Exhibition of Yann Arthus-Bertrand’s aerial photos debuts at 2018 China International Photographic Art Festival
‘Earth from Above’
Published: May 21, 2018 05:48 PM


A visitor examines a photo at the Earth from Above exhibition Photo: Xu Liuliu/GT


Yann Arthus-Bertrand Photo: Xu Liuliu/GT

People always say that a picture is worth a thousand words. This is one of the main reasons why photo exhibitions always manage to catch the public's attention. It is also why French photographer Yann Arthus-Bertrand manages to attract fans no matter where he travels, be it big cities like Paris and Shanghai or smaller Chinese cities such as Zhengzhou, which is currently hosting the 2018 China International Photographic Art Festival (CIPAF), where one can find Arthus'Bertrand's Earth from Above exhibition. 

As one of China's biggest photo festivals, CIPAF is showcasing numerous exhibitions of artwork from photographers from home and abroad across two venues: the Shengda Art Gallery and the Cultural Plaza located at Zhengzhou's New District.

High in the sky

One of his most well-known projects, the United Nations supported Earth from Above features the aerial photographs that Arthus-Bertrand took over a period of 10 years. The photographer captured vistas of Earth from various aircraft and produced a photo essays-style collection of his work. In 2000, the project debuted as a free exhibition in Paris, then traveled to Montreal and 150 other cities around the globe.

At the a preview of the exhibition on Thursday, Arthus-Bertrand recounted how his aerial photography career started after he and his wife moved to Kenya to observe the daily life of lions.

"Every day, I took a lot of pictures of the lions there and gradually gained a passion for photography. As I observed them from above in a hot air balloon, the idea of photographing wildlife and landscapes from the air came to my mind. So I started to take a lot of photos and since then have never stopped," he said. 

The ongoing exhibition in Zhengzhou features 195 aerial photos taken in more than 80 countries and regions making it a must-see exhibition for lovers of the great outdoors. All of the essay-like photos come with captions in both English and Chinese that give detailed accounts of the behind-the-scene stories of the photographs and more.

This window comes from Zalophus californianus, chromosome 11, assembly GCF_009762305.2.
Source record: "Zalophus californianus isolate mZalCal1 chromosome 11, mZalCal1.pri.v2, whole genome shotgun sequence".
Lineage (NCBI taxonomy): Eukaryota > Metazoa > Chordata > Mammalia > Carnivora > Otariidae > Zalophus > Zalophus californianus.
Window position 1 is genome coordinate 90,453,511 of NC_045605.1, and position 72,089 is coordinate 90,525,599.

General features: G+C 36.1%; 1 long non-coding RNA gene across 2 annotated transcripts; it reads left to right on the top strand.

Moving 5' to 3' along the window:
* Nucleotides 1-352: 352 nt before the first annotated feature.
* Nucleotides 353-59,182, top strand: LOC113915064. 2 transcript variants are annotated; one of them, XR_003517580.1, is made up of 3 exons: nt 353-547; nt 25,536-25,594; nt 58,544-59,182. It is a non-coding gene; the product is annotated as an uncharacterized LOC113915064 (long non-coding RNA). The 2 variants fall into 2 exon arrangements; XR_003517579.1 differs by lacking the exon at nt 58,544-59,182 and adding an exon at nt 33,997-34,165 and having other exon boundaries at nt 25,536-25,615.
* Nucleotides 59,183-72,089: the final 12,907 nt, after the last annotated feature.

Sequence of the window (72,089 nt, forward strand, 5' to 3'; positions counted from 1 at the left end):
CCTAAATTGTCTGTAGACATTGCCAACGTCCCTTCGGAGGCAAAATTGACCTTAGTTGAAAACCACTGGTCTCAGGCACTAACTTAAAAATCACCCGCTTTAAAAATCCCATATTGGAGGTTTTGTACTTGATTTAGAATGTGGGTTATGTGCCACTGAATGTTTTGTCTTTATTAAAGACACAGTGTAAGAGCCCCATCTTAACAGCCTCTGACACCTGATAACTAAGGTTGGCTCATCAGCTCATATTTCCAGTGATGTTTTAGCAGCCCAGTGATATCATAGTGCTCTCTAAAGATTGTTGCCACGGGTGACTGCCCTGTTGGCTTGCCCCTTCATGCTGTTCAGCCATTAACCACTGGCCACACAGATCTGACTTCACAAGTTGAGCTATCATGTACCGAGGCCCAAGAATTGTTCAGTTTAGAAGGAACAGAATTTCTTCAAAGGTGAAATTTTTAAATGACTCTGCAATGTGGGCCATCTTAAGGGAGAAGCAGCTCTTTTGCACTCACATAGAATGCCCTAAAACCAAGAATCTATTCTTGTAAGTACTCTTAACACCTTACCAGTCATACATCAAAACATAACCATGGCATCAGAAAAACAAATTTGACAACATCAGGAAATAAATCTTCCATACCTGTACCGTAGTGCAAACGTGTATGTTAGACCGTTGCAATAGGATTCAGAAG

For the 20-something Yang, a local college student, the flamingos that were captured in some photos were so cute that it has inspired her to travel to Africa to see them with her own eyes. However, she was also saddened after learning about the negative impact human activities have had on these creatures after she read the introduction to Arthus-Bertrand's photo Flamingos on Lake Nakuru, Kenya

Even though the photo was taken in the 1990s, Arthus-Bertrand still remembers the story of these birds very clearly. Lake Nakuru is home to more than 400 species of birds, including lesser flamingos and greater flamingos.

However, deforestation and fertilizer and waste water pollution from nearby towns in the region have gradually deteriorated the quality of the water to the detriment of local plant and animals.

"Half of those flamingos have flown away from the lake," Arthus-Bertrand noted.

In the preface to the exhibition, Chinese curator Jiang Jian wrote that the exhibition contains a profound awareness of humanity's unexpected ability to survive crisis.

"It is meaningful to bring this exhibition to China. China is facing some environmental issues as well like air pollution in large cities and the country is working very hard to improve them. So I hope to raise people's awareness about environmental protection and wildlife," said Arthus-Bertrand.

This is not the first time that Jiang has been connected to Arthus-Bertrand. The curator previously worked with Arthus-Bertrand and Chinese photographer Li Gang to present their Horse and Horse exhibition. Back to 2014, Arthus-Bertrand turned to Li for help in shooting some scenes of horses for his film Home after seeing Li's photo Snowland Horse in the French magazine Le Figaro.

According to Jiang, the two artists have very different approaches when it comes to taking photos of horses.

"Through Yann's lens, horses look like well-trained race horses, while Li's horses are wild and can be seen running freely in the wild. Arthus-Bertrand records horses in typical Western documentary-like way, while Li's approach is closer to the more abstract approach of Chinese landscape painting," Jiang explained.

Images of the world

In addition to the works of Arthus-Bertrand, the festival is displaying scenic photos, landscapes, as well as documentary-style photos until June 18.

Chinese photographer Li Xueliang is showcasing the photos he has taken of the scenery in Northwest China's Xinjiang Uyghur Autonomous Region over the past 30 years during his numerous trips to the region's Tianshan Mountains and Kunlun Glacier.

A group exhibition, Visioni Unusual Beauty of Italy uses passionate glances and inquiring visions to tell "a story which remains as common thread throughout the whole exhibition," according to the curator Claudio Brufola.

"It is a project, in which the human presence is predominant. We say that it is the protagonist, very often surrounded by places and symbols, both social and cultural and obviously also imaginary," Brufola explains in the preface to the exhibit.

Works from young international photographers are also being exhibited at the Photographs of the Silk Road: Belt and Road International Youth Photography Exhibition.